There is a fair amount of angst regarding Prop 11, designed to address the very real problems presented by the U.S. Supreme Court’s Kelo v New London decision. In that case, the Supreme Court eviscerated our property rights by allowing local government to take one person’s property and give it to another in the name of economic development or tax revenue growth. The only exception is if the particular state where the action occurs prohibits such takings. Texas currently does not.
Proposition 11 attempts to do that, stopping the very real abuses underway right now.
From Freeport to El Paso, municipalities have been hard at work with plans to gobble up “under-utilized” properties. That is, property they want to give to someone else who will generate more taxes with it. These are real, clear and present threats.
Many well-meaning folks are arguing against the proposition for what it might do, or might someday allow, or because they fear it isn’t strong enough. Those are in some cases fair concerns, but they can be resolved in the future. Again, the property rights abuses are clear, present, imminent and, in many cases, already underway. So make no mistake, Prop 11 is much stronger protection than anything on the books.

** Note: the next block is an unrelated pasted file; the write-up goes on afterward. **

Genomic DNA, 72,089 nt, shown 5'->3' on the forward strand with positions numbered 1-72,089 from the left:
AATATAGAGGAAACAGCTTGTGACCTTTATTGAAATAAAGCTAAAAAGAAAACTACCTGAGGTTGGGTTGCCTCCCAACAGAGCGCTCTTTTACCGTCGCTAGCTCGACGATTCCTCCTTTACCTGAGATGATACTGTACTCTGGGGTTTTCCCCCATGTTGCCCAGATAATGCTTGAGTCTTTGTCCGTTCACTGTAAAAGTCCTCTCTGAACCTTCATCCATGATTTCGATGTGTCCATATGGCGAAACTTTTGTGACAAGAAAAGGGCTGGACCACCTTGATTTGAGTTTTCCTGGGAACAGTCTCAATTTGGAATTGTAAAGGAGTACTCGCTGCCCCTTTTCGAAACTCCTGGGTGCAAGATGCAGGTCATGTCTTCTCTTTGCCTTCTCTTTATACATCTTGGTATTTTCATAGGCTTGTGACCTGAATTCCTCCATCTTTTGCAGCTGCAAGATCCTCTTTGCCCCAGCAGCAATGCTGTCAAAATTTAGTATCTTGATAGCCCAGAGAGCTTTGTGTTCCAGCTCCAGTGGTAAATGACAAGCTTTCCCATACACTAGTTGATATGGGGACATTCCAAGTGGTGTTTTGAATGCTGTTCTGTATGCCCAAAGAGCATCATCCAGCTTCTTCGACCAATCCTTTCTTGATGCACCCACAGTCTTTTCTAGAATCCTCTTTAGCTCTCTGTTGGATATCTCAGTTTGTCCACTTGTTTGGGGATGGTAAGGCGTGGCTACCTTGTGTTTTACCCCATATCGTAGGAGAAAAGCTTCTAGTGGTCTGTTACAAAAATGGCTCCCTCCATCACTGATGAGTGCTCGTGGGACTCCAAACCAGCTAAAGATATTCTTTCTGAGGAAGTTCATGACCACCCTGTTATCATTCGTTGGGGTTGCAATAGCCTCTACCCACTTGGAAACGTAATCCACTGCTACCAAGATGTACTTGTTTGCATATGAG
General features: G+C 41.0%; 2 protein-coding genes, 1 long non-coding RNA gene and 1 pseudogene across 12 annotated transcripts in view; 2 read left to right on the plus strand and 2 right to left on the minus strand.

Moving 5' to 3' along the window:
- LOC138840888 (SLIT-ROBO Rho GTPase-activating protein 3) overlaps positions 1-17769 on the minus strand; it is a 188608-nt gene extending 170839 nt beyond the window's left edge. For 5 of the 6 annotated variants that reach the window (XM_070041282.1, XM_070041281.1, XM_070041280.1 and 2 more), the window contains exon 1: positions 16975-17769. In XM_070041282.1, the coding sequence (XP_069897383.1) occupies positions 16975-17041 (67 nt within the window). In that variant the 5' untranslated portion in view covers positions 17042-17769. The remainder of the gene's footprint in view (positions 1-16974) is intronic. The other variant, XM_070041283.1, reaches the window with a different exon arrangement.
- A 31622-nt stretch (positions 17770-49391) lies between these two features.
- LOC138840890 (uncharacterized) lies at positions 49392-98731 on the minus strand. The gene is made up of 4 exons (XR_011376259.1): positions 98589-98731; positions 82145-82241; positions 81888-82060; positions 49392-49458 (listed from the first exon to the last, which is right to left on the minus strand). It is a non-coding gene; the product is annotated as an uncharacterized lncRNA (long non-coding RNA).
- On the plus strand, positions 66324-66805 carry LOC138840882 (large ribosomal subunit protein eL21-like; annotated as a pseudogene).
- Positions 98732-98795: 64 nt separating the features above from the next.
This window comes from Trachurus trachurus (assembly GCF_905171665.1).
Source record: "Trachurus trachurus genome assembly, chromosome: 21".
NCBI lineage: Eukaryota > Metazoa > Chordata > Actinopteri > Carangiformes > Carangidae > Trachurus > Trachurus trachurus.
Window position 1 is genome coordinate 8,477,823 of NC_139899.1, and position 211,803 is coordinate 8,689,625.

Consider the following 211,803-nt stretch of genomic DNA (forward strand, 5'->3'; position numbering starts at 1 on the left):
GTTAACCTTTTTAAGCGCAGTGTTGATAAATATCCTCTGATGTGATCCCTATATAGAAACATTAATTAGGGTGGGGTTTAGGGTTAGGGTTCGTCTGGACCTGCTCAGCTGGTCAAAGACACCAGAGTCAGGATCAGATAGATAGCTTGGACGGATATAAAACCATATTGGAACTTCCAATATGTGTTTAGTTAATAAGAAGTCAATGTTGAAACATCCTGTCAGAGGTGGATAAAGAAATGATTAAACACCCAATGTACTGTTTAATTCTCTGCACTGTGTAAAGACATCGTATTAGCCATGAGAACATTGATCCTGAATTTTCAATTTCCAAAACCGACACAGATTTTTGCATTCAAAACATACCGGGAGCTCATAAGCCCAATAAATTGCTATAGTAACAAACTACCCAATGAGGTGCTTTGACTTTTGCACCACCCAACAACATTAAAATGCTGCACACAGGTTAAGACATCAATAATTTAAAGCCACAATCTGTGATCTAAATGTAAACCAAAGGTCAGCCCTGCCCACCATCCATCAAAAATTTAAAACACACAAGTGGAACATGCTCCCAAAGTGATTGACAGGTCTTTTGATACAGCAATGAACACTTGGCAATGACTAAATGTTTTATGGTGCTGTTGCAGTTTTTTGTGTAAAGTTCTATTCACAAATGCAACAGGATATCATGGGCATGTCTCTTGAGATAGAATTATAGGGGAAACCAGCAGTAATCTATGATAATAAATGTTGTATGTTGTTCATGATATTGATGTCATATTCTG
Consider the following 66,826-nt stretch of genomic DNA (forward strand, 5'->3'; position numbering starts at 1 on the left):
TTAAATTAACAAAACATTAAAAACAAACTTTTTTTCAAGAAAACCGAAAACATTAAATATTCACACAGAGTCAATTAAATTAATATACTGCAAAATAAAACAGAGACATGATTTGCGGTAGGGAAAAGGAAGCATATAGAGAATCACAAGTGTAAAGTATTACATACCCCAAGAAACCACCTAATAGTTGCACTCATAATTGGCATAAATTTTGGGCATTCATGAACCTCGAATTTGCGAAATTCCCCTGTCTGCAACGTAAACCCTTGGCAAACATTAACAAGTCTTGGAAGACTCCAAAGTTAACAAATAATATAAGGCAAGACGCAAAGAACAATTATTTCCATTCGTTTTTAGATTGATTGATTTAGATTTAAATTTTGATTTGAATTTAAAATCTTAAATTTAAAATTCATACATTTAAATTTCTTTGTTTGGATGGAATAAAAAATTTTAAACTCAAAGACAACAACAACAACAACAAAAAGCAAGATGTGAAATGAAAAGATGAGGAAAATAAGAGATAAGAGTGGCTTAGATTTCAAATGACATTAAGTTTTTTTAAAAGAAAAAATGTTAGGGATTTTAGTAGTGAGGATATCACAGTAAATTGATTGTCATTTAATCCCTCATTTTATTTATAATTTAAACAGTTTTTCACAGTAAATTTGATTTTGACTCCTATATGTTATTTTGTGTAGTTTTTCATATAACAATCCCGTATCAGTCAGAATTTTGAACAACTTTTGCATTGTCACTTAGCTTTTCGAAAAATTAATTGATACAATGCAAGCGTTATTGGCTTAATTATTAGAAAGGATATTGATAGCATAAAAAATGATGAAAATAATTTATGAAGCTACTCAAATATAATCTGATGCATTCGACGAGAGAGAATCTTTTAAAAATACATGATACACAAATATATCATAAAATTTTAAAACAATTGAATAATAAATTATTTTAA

Specifically, Prop 11 forbids “the taking, damaging, or destroying of private property for public use unless the action is for the ownership, use, and enjoyment of the property by the State, a political subdivision of the State, the public at large, or entities granted the power of eminent domain under law or for the elimination of urban blight on a particular parcel of property, but not for certain economic development or enhancement of tax revenue purposes, and to limit the legislature’s authority to grant the power of eminent domain to an entity.”
The most important part is at the front: prohibiting government from taking lands that the government won’t itself be using. That means your property might still be taken to build a school or a prison, but it won’t be handed over to a developer of coffee shops or minimarts. Second, it prohibits takings for economic development or to generate more taxes. Finally, it limits the legislature’s future authority to hand out eminent domain power.
If one is worried about the boogey-man behind the distant tree, then it can and should be addressed in the next session. This amendment is important for very real threats and dangers faced by property owners around the state, right now. Private property rights are fundamental to our liberty. I hope you’ll join us in supporting Prop 11.